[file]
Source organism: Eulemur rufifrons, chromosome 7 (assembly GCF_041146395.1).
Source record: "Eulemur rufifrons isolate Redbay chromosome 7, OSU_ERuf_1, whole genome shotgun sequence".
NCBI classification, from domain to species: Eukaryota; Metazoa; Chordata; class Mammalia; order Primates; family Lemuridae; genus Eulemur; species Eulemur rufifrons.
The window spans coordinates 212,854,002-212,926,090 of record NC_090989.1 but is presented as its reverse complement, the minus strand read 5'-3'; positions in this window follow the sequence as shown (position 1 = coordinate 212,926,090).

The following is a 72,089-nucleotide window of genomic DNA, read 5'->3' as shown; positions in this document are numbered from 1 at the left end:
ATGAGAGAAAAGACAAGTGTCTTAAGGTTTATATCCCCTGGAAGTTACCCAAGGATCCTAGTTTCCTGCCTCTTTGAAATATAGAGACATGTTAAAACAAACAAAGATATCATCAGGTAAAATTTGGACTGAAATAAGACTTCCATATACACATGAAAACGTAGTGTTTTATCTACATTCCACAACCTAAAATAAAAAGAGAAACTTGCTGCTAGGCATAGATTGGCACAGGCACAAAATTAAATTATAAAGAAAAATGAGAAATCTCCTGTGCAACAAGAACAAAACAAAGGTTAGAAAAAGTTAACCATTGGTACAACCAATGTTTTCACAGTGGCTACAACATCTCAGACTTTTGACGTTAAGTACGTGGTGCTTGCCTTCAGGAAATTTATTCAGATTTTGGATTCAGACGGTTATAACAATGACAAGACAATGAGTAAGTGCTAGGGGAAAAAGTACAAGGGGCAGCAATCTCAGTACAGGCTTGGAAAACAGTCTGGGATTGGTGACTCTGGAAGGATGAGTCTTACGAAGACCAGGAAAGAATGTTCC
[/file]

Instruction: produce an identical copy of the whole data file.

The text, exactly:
Source organism: Eulemur rufifrons, chromosome 7 (assembly GCF_041146395.1).
Source record: "Eulemur rufifrons isolate Redbay chromosome 7, OSU_ERuf_1, whole genome shotgun sequence".
NCBI classification, from domain to species: Eukaryota; Metazoa; Chordata; class Mammalia; order Primates; family Lemuridae; genus Eulemur; species Eulemur rufifrons.
The window spans coordinates 212,854,002-212,926,090 of record NC_090989.1 but is presented as its reverse complement, the minus strand read 5'-3'; positions in this window follow the sequence as shown (position 1 = coordinate 212,926,090).

The following is a 72,089-nucleotide window of genomic DNA, read 5'->3' as shown; positions in this document are numbered from 1 at the left end:
ATGAGAGAAAAGACAAGTGTCTTAAGGTTTATATCCCCTGGAAGTTACCCAAGGATCCTAGTTTCCTGCCTCTTTGAAATATAGAGACATGTTAAAACAAACAAAGATATCATCAGGTAAAATTTGGACTGAAATAAGACTTCCATATACACATGAAAACGTAGTGTTTTATCTACATTCCACAACCTAAAATAAAAAGAGAAACTTGCTGCTAGGCATAGATTGGCACAGGCACAAAATTAAATTATAAAGAAAAATGAGAAATCTCCTGTGCAACAAGAACAAAACAAAGGTTAGAAAAAGTTAACCATTGGTACAACCAATGTTTTCACAGTGGCTACAACATCTCAGACTTTTGACGTTAAGTACGTGGTGCTTGCCTTCAGGAAATTTATTCAGATTTTGGATTCAGACGGTTATAACAATGACAAGACAATGAGTAAGTGCTAGGGGAAAAAGTACAAGGGGCAGCAATCTCAGTACAGGCTTGGAAAACAGTCTGGGATTGGTGACTCTGGAAGGATGAGTCTTACGAAGACCAGGAAAGAATGTTCC